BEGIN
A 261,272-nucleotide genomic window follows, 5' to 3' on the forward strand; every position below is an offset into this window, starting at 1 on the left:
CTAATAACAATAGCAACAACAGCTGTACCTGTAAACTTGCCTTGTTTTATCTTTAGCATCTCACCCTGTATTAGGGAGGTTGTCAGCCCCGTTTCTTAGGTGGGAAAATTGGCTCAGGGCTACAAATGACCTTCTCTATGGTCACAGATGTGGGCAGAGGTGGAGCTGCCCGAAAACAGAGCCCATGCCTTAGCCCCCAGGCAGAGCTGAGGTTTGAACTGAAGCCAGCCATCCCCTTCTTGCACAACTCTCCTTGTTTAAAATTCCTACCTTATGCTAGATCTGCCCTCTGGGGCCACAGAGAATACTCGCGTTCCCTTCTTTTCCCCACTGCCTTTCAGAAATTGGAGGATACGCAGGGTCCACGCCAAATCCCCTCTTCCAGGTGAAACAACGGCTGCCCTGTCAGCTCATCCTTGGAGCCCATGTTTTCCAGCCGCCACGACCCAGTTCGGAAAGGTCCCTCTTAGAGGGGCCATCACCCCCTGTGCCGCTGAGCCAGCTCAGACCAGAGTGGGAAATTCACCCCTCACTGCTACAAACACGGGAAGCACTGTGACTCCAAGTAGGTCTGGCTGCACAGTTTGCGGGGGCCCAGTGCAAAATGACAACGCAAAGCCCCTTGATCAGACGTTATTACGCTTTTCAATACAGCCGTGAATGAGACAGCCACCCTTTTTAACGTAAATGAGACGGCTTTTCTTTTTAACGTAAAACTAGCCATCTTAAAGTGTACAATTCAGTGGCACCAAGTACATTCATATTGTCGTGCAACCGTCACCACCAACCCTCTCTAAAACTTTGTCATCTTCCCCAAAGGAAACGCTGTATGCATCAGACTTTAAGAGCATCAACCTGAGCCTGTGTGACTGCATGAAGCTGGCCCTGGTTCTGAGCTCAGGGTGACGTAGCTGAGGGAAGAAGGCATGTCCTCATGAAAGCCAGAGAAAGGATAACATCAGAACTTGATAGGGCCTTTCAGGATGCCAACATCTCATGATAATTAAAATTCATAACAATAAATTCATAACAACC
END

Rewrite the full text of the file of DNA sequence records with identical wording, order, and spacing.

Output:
A 261,272-nucleotide genomic window follows, 5' to 3' on the forward strand; every position below is an offset into this window, starting at 1 on the left:
CTAATAACAATAGCAACAACAGCTGTACCTGTAAACTTGCCTTGTTTTATCTTTAGCATCTCACCCTGTATTAGGGAGGTTGTCAGCCCCGTTTCTTAGGTGGGAAAATTGGCTCAGGGCTACAAATGACCTTCTCTATGGTCACAGATGTGGGCAGAGGTGGAGCTGCCCGAAAACAGAGCCCATGCCTTAGCCCCCAGGCAGAGCTGAGGTTTGAACTGAAGCCAGCCATCCCCTTCTTGCACAACTCTCCTTGTTTAAAATTCCTACCTTATGCTAGATCTGCCCTCTGGGGCCACAGAGAATACTCGCGTTCCCTTCTTTTCCCCACTGCCTTTCAGAAATTGGAGGATACGCAGGGTCCACGCCAAATCCCCTCTTCCAGGTGAAACAACGGCTGCCCTGTCAGCTCATCCTTGGAGCCCATGTTTTCCAGCCGCCACGACCCAGTTCGGAAAGGTCCCTCTTAGAGGGGCCATCACCCCCTGTGCCGCTGAGCCAGCTCAGACCAGAGTGGGAAATTCACCCCTCACTGCTACAAACACGGGAAGCACTGTGACTCCAAGTAGGTCTGGCTGCACAGTTTGCGGGGGCCCAGTGCAAAATGACAACGCAAAGCCCCTTGATCAGACGTTATTACGCTTTTCAATACAGCCGTGAATGAGACAGCCACCCTTTTTAACGTAAATGAGACGGCTTTTCTTTTTAACGTAAAACTAGCCATCTTAAAGTGTACAATTCAGTGGCACCAAGTACATTCATATTGTCGTGCAACCGTCACCACCAACCCTCTCTAAAACTTTGTCATCTTCCCCAAAGGAAACGCTGTATGCATCAGACTTTAAGAGCATCAACCTGAGCCTGTGTGACTGCATGAAGCTGGCCCTGGTTCTGAGCTCAGGGTGACGTAGCTGAGGGAAGAAGGCATGTCCTCATGAAAGCCAGAGAAAGGATAACATCAGAACTTGATAGGGCCTTTCAGGATGCCAACATCTCATGATAATTAAAATTCATAACAATAAATTCATAACAACC